UPDATE – California counterattacks Klamath dam removal study critic

The California Energy Commission has counterattacked the operator of the 161.338-MW Klamath hydroelectric project, whose independent analysis found a CEC study to be full of errors that skewed cost estimates in favor of removing Klamath River dams.

In the midst of a controversial relicensing process for four dams in the Klamath project, CEC issued a report in December that said decommissioning the project would be less costly than relicensing the project and installing fish ladders.

Oregon utility PacifiCorp, operator of the Klamath project in Oregon and California, responded, saying the CEC report was �riddled with errors� and inconsistencies in pricing of replacement power, failure to include carbon emission taxes as part of replacement energy costs, and an inappropriate discount rate for financing. (HNN 3/14/07)

However, the CEC issued a supplemental report March 26, saying it used the additional figures provided by the rebuttal of PacifiCorp and its independent consultant, Christensen Associates Energy Consulting LLC, to find that dam removal is even more economic than fish passage construction.

�… Dismantling instead of upgrading the dams could actually save the company’s ratepayers up to $286 million — $13 million more than originally suggested,� the CEC said. �The range in benefits from removing the dams is from $32 million to $286 million, depending on the assumptions used.�

The CEC said its previous report found removing the dams could range from a cost of $14 million to a benefit of $285 million for the ratepayer.

The CEC’s news release said its staff found that Christensen Associates’ analysis provided important PacifiCorp data that had been denied to the state in earlier requests.

�The CAEC critique makes an even stronger case for decommissioning when their data is used,� CEC Commissioner John Geesman said. �More importantly, we now have an economic model that state and federal agencies can use to weigh the options of relicensing the dams versus removing the dams and restoring the habitat.�

In addition to lobbying the hydro licensing process, the CEC said it planned to use the study results to inform six state public utility commissions �on how to protect the ratepayers.�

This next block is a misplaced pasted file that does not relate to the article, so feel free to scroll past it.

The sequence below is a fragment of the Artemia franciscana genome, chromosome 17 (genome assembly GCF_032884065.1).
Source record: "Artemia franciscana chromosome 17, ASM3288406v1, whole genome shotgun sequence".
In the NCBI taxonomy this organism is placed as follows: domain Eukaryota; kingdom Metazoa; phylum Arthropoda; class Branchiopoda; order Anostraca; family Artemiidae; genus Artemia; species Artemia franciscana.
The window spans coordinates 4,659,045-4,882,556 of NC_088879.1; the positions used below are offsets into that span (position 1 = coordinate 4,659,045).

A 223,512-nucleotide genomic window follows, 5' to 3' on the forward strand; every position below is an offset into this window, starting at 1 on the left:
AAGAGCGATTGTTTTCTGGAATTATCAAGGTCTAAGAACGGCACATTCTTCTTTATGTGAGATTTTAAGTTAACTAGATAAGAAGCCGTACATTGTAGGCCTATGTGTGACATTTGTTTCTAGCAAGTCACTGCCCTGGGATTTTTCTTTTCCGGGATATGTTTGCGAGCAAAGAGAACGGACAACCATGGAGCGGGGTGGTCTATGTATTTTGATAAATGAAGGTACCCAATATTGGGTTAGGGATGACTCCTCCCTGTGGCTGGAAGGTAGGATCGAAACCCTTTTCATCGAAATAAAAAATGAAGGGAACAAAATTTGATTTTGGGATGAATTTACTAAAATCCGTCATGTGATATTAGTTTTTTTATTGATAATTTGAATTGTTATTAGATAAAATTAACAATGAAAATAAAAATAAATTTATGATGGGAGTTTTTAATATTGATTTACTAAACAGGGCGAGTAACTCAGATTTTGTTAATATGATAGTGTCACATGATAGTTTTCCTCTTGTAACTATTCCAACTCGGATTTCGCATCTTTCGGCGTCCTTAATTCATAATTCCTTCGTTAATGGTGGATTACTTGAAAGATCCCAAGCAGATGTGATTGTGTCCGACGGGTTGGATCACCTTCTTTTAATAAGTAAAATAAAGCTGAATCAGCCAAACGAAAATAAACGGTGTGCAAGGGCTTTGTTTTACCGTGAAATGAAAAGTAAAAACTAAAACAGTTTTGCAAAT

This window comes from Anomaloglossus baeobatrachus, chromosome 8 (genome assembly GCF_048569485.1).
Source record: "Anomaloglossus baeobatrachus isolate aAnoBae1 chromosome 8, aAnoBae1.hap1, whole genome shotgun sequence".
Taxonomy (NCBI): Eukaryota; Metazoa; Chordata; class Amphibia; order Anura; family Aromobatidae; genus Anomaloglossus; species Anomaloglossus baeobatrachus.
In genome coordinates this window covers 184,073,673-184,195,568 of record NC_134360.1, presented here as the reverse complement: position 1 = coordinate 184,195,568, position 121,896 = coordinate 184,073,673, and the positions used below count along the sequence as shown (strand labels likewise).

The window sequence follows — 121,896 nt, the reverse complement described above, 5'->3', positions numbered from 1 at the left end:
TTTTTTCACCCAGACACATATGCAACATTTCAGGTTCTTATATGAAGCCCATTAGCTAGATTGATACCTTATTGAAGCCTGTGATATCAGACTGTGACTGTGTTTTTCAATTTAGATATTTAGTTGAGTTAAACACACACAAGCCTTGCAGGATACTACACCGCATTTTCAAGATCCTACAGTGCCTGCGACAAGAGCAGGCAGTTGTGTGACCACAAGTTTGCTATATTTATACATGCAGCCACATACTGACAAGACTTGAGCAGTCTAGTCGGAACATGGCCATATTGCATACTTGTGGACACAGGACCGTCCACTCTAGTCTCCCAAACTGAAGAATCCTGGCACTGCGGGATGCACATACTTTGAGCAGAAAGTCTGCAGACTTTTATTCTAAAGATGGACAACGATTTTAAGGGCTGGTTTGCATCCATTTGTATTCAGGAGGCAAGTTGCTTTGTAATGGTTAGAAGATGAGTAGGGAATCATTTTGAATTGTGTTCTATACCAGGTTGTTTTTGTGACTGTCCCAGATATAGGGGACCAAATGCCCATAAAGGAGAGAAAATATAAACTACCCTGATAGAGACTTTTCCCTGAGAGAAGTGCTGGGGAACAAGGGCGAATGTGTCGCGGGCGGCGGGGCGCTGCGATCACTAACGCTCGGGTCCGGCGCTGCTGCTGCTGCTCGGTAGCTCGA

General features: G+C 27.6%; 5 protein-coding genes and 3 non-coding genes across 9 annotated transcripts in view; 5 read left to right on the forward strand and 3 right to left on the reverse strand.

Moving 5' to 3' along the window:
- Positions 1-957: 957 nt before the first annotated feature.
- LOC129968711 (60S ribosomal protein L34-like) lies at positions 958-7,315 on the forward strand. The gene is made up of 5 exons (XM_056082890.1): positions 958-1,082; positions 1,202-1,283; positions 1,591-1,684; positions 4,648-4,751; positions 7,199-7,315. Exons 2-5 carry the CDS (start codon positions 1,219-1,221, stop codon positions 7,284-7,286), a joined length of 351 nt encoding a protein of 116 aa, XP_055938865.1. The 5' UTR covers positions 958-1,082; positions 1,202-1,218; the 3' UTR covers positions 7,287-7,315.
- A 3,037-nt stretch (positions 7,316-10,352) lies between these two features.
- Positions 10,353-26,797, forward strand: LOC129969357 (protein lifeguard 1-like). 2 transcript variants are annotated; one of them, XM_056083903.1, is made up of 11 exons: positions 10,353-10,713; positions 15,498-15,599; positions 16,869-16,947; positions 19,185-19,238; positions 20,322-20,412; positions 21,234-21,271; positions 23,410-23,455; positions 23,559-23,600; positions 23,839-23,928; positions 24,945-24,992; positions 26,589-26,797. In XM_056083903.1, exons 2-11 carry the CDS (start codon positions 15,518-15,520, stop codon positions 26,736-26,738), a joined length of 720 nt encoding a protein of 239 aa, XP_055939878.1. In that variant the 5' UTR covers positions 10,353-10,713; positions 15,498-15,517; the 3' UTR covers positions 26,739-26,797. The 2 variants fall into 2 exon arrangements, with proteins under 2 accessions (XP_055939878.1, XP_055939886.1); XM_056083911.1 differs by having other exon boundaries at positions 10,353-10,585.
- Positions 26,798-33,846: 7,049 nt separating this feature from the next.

Agencies maneuver PacifiCorp into dam removal scenario

The dueling cost analyses are being filed with the Federal Energy Regulatory Commission, which must decide whether to relicense the Klamath project (No. 2082) and what mitigation is required to bring the project up to modern standards for fish and wildlife protection.

In a scenario promoted by dam removal advocates, PacifiCorp is caught between expensive fish passage requirements, imposed by the fish agencies of the Interior and Commerce departments, and the economic study that says it would be cheaper to tear out dams than to comply with the costly fish agency mandates.

�Removal of a project the size of Klamath would be unprecedented in North America and, to our knowledge, in the world,� PacifiCorp Energy President Bill Fehrman said. �This is complex. It’s not a simple matter of removing some concrete slabs. This is low-cost power now used by our customers with virtually zero emissions. Taking the dams out will certainly cost money. Replacing the power will necessarily cost our customers more money, and potentially a lot more money.�

Rejecting less costly mitigation proposals by PacifiCorp, the fish agencies mandated in January the construction of multi-million-dollar upstream and downstream fish passage at the project’s 18-MW Iron Gate, 20-MW Copco 1, 27-MW Copco 2, and 90.338-MW J.C. Boyle developments. (HNN 2/2/07) The fishway prescriptions, which FERC must include in a relicense without modification, are intended to restore hundreds of miles of historic salmon and steelhead habitat.

In October, FERC staff issued a draft environmental impact statement that rejected the resource agencies’ original proposals to mandate fishway construction at the four dams. Despite that opinion, FERC itself has no authority to reject Commerce and Interior’s final prescriptions.

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